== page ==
Kwang Young Chun: Mulberry Mindscapes

The first monograph on Korean artist Kwang Young Chun, renowned for exquisite handmade mulberry paper sculptures and textured surfaces that represent harmony and conflict in the unity of many. Covering the entirety of Kwang Young Chun’s career from his early abstract paintings to his famed Aggregation series—complex structures and canvases created from the antique, handmade mulberry paper pages of literary and academic texts and tinted with teas, fruits and flowers—this book documents a highly influential contemporary artist whose work, writes the New York Times, “…makes you sense something fundamental about great art that is too often forgotten or overlooked in today’s age of instant everything….”

The use of traditional materials and organic dyes, and his meticulous process, imbues Chun’s compositions with a timeless quality that has been recognised around the world. In 2001 Chun received the artist of the year award from the National Museum of Contemporary Art, Korea. His works are included in esteemed public collections such as the United Nations and Rockefeller Foundation in New York, the National Gallery of Australia at Canberra, and were recently exhibited in a three-man show with Anselm Kiefer and Gotthard Graubner at the Kunstwerk museum in Eberdingen-Nussdorf, Germany (2012).

The book includes such special features as a gatefold, tinted pages, and a jacket printed on hanji, traditional handmade Korean mulberry paper.

About The Author

John C. Welchman is Professor of Art History at the University of California, San Diego. He has written for numerous publications including Artforum, the New York Times, the International Herald Tribune, and the Economist. His books include Invisible Colours: A Visual History of Titles, Modernism Relocated: Towards a Cultural Studies of Visual Modernity, Art After Appropriation: Essays on Art in the 1990s, and XX to XXI: Essays on Contemporary European Art. He is editor of Rethinking Borders, Institutional Critique and After; The Aesthetics of Risk, Black Sphinx: On the Comedic in Modern Art, Sculpture and the Vitrine and the collected writings of Mike Kelley (in three volumes to date).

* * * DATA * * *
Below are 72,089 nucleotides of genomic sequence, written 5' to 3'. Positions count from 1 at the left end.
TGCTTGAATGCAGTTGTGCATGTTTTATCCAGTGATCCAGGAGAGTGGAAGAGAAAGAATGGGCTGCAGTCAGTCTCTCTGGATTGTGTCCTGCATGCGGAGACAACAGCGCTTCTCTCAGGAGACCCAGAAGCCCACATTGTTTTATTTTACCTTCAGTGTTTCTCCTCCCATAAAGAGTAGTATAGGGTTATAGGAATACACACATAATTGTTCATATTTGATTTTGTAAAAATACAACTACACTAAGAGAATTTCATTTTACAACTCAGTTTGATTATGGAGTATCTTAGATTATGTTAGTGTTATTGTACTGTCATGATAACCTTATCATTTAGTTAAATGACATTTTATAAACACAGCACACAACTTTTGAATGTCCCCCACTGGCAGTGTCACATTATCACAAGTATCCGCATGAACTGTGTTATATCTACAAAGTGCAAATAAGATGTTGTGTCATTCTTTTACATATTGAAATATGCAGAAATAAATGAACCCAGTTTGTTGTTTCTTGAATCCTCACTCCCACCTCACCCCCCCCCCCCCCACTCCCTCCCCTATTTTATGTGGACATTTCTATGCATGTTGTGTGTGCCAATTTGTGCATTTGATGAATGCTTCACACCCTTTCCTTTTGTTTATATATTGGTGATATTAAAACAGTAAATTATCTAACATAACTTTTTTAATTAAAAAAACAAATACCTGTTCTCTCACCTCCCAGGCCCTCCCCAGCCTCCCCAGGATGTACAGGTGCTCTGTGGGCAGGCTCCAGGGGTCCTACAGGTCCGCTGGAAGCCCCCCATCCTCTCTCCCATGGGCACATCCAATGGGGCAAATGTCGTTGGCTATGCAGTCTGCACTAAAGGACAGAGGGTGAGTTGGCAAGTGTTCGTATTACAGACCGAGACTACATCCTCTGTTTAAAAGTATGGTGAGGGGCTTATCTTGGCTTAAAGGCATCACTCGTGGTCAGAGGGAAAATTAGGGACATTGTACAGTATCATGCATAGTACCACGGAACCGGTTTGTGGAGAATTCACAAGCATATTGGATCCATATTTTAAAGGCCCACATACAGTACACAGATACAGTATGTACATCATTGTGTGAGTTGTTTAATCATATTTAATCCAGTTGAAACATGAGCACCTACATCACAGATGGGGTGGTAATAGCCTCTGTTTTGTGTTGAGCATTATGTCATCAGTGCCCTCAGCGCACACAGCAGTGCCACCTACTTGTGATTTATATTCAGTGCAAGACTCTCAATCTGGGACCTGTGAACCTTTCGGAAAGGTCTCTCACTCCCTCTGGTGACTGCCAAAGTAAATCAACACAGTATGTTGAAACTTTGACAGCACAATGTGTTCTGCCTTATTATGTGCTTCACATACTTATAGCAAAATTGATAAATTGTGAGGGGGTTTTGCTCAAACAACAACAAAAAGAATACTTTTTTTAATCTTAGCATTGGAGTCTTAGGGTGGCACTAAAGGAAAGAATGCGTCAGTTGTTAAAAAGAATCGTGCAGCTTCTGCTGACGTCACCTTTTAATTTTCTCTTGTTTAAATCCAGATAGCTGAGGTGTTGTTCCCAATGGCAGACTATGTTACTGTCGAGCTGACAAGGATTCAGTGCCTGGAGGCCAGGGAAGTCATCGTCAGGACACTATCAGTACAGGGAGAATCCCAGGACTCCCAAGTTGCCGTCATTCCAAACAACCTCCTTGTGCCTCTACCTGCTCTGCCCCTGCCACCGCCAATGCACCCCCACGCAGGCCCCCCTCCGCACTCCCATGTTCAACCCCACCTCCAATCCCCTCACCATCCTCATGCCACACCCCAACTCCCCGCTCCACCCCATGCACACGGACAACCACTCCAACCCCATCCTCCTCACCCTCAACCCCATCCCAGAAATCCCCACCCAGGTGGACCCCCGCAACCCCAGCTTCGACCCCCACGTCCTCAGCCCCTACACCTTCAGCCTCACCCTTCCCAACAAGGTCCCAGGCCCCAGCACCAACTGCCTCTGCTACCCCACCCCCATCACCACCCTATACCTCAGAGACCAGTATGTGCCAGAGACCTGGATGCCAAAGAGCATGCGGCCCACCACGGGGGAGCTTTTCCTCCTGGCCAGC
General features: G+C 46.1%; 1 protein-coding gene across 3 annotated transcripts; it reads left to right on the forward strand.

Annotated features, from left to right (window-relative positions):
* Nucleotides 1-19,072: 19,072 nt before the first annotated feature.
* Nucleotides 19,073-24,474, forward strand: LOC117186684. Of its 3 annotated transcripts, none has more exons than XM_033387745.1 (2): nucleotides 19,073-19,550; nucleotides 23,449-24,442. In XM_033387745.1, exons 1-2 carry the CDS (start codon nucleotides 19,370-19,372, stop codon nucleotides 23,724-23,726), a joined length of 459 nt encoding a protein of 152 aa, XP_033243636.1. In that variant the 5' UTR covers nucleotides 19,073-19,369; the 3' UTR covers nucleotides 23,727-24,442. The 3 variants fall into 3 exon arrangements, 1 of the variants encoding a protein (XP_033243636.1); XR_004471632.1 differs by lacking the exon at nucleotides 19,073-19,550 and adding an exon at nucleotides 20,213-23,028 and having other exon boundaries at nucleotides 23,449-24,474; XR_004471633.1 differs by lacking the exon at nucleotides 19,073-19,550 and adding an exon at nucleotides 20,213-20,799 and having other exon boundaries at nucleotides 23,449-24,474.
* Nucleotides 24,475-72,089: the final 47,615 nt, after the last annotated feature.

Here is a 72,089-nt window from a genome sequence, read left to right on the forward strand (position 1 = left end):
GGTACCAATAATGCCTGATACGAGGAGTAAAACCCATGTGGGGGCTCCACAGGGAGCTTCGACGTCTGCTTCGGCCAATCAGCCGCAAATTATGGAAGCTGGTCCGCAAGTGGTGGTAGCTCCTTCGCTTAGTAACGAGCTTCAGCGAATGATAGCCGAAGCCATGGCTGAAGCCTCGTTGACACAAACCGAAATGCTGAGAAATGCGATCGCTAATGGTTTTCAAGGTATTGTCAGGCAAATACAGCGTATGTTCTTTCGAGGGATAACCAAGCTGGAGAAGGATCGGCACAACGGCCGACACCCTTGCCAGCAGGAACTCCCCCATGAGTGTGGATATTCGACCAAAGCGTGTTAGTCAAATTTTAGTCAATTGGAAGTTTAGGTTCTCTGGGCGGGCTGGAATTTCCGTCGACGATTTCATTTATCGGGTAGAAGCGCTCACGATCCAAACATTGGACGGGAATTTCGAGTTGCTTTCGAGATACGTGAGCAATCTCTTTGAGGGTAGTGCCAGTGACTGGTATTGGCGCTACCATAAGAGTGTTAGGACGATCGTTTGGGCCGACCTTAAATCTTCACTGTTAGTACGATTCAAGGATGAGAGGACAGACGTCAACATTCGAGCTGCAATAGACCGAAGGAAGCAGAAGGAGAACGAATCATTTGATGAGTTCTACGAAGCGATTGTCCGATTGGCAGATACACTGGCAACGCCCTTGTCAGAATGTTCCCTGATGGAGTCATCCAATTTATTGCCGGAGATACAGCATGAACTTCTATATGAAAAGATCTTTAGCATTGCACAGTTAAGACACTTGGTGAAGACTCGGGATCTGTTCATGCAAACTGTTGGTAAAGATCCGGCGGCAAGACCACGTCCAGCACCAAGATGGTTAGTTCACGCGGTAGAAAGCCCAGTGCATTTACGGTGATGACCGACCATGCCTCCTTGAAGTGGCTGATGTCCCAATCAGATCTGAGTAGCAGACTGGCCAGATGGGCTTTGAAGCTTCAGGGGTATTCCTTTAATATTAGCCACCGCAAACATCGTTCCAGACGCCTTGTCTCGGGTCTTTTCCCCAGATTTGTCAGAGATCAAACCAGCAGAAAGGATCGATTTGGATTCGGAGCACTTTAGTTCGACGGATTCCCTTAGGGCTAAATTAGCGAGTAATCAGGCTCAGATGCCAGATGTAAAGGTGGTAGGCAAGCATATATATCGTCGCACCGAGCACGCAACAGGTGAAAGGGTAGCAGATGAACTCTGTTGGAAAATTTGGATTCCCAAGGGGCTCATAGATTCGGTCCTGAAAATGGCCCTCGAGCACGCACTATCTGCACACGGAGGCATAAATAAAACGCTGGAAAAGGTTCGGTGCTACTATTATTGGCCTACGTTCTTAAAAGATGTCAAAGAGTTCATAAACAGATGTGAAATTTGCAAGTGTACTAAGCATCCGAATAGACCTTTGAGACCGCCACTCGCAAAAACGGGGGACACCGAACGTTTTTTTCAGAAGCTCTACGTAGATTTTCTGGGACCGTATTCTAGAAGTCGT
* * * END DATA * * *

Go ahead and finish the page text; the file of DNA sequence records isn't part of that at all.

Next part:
Carter Ratcliff is a leading art critic and contributing editor to Art in America. He has received the College Art Association’s Frank Jewett Mather Award for Art Criticism, a Guggenheim Fellowship, two Art Critics Grants from the National Endowment for the Arts, and a Poets Foundation Grant. His books include Andy Warhol, Gilbert & George, and The Fate of a Gesture: Jackson Pollock and Post-War American Art.

  • Publish Date: May 13, 2014
  • Format: Hardcover
  • Category: Art - Individual Artists - General
  • Publisher: Skira Rizzoli
  • Trim Size: 10 x 12
  • Pages: 180
  • US Price: $50.00
  • CDN Price: $50.00
  • ISBN: 978-0-8478-4254-4


"This weighty monograph spans South Korea–born artist Chun’s impressive 40-year career. Remembering the doctor of his youth who dispensed packets of medicine wrapped in mulberry paper, Chun embarked on a series of works using hundreds of pieces of this mulberry paper wrapped around Styrofoam and tied with string. Varying the sizes and dimensions of the packets and coloring them with dyes, these ”Aggregations” either functioned as 3-D paintings on walls or floors, or were fashioned into massive spheres and sculptures. Up close, the meticulous handiwork of these pieces is remarkable, but the paper contains words whose meanings are obscured; the objects’ jagged surfaces and deep craters evoke human scars and conflict. This handsome volume is wrapped in an asymmetrical jacket made from mulberry paper. Chun’s life is chronicled and his work celebrated in essays by UCSD art professor Welchman and art critic Ratcliff. The artist himself contributes an engaging essay about his rise as an artist." -Publishers Weekly

"...the book will explore Chun's work and use of traditinoal materials and organic dyes, and reflect on how these meticulous processes have been recognised around the world." -London Korean Links

Author Bookshelf: Carter Ratcliff